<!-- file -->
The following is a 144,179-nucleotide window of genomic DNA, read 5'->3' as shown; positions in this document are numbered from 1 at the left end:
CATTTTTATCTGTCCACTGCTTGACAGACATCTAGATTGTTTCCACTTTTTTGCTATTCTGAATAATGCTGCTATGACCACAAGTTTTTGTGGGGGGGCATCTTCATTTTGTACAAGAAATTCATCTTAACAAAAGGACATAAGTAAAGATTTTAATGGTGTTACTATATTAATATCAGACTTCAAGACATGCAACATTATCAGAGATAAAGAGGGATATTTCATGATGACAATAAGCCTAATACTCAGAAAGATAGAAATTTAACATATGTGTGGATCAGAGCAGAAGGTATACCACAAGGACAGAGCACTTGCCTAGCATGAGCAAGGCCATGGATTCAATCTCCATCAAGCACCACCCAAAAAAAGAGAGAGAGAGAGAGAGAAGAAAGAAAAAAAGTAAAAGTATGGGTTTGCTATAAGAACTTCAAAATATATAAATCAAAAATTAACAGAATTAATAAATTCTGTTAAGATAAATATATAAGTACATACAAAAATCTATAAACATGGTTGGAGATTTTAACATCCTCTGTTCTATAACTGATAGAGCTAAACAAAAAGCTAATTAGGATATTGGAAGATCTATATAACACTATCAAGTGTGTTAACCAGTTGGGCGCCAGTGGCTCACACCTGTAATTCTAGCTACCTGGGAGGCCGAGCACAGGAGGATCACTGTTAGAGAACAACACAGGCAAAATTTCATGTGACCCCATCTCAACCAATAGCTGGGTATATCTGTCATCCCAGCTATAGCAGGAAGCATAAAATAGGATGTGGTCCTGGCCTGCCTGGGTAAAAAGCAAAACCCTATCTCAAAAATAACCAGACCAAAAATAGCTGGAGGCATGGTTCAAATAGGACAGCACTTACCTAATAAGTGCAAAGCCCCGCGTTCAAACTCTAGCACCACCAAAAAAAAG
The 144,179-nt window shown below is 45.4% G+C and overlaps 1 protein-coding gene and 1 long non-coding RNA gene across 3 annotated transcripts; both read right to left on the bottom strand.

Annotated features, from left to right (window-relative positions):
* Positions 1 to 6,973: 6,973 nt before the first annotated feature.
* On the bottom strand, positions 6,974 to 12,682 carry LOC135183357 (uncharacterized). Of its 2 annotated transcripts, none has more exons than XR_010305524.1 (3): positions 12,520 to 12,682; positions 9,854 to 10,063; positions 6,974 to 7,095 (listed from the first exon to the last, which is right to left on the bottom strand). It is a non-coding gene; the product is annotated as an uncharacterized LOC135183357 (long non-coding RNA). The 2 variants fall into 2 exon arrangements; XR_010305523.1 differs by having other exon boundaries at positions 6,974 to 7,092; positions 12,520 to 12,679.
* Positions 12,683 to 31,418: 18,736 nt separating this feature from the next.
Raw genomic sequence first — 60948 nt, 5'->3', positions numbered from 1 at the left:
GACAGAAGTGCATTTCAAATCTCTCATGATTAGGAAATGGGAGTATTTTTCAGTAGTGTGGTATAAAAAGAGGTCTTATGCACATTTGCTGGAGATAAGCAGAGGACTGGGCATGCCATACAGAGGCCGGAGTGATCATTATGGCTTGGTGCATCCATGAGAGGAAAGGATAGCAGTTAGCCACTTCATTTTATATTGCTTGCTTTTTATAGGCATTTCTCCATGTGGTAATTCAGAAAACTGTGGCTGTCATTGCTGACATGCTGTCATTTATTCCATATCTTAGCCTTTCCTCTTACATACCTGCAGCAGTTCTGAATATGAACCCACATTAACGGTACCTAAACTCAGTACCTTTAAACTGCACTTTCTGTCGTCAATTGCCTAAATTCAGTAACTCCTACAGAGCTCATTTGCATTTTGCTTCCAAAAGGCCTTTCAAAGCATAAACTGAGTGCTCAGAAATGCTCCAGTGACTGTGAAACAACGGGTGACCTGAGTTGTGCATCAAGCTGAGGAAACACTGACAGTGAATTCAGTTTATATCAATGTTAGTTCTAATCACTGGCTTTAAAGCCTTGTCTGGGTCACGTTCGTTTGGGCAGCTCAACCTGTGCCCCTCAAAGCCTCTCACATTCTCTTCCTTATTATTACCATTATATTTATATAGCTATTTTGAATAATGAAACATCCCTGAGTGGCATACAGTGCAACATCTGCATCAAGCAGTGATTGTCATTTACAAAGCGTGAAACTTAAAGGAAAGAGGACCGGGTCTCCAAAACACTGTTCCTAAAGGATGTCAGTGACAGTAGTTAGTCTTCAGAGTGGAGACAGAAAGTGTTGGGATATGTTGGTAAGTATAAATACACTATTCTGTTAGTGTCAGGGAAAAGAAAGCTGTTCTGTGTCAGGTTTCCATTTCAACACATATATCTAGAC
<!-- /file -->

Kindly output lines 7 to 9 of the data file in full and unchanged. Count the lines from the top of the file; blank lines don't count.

* Positions 12,683 to 31,418: 18,736 nt separating this feature from the next.
Raw genomic sequence first — 60948 nt, 5'->3', positions numbered from 1 at the left:
GACAGAAGTGCATTTCAAATCTCTCATGATTAGGAAATGGGAGTATTTTTCAGTAGTGTGGTATAAAAAGAGGTCTTATGCACATTTGCTGGAGATAAGCAGAGGACTGGGCATGCCATACAGAGGCCGGAGTGATCATTATGGCTTGGTGCATCCATGAGAGGAAAGGATAGCAGTTAGCCACTTCATTTTATATTGCTTGCTTTTTATAGGCATTTCTCCATGTGGTAATTCAGAAAACTGTGGCTGTCATTGCTGACATGCTGTCATTTATTCCATATCTTAGCCTTTCCTCTTACATACCTGCAGCAGTTCTGAATATGAACCCACATTAACGGTACCTAAACTCAGTACCTTTAAACTGCACTTTCTGTCGTCAATTGCCTAAATTCAGTAACTCCTACAGAGCTCATTTGCATTTTGCTTCCAAAAGGCCTTTCAAAGCATAAACTGAGTGCTCAGAAATGCTCCAGTGACTGTGAAACAACGGGTGACCTGAGTTGTGCATCAAGCTGAGGAAACACTGACAGTGAATTCAGTTTATATCAATGTTAGTTCTAATCACTGGCTTTAAAGCCTTGTCTGGGTCACGTTCGTTTGGGCAGCTCAACCTGTGCCCCTCAAAGCCTCTCACATTCTCTTCCTTATTATTACCATTATATTTATATAGCTATTTTGAATAATGAAACATCCCTGAGTGGCATACAGTGCAACATCTGCATCAAGCAGTGATTGTCATTTACAAAGCGTGAAACTTAAAGGAAAGAGGACCGGGTCTCCAAAACACTGTTCCTAAAGGATGTCAGTGACAGTAGTTAGTCTTCAGAGTGGAGACAGAAAGTGTTGGGATATGTTGGTAAGTATAAATACACTATTCTGTTAGTGTCAGGGAAAAGAAAGCTGTTCTGTGTCAGGTTTCCATTTCAACACATATATCTAGAC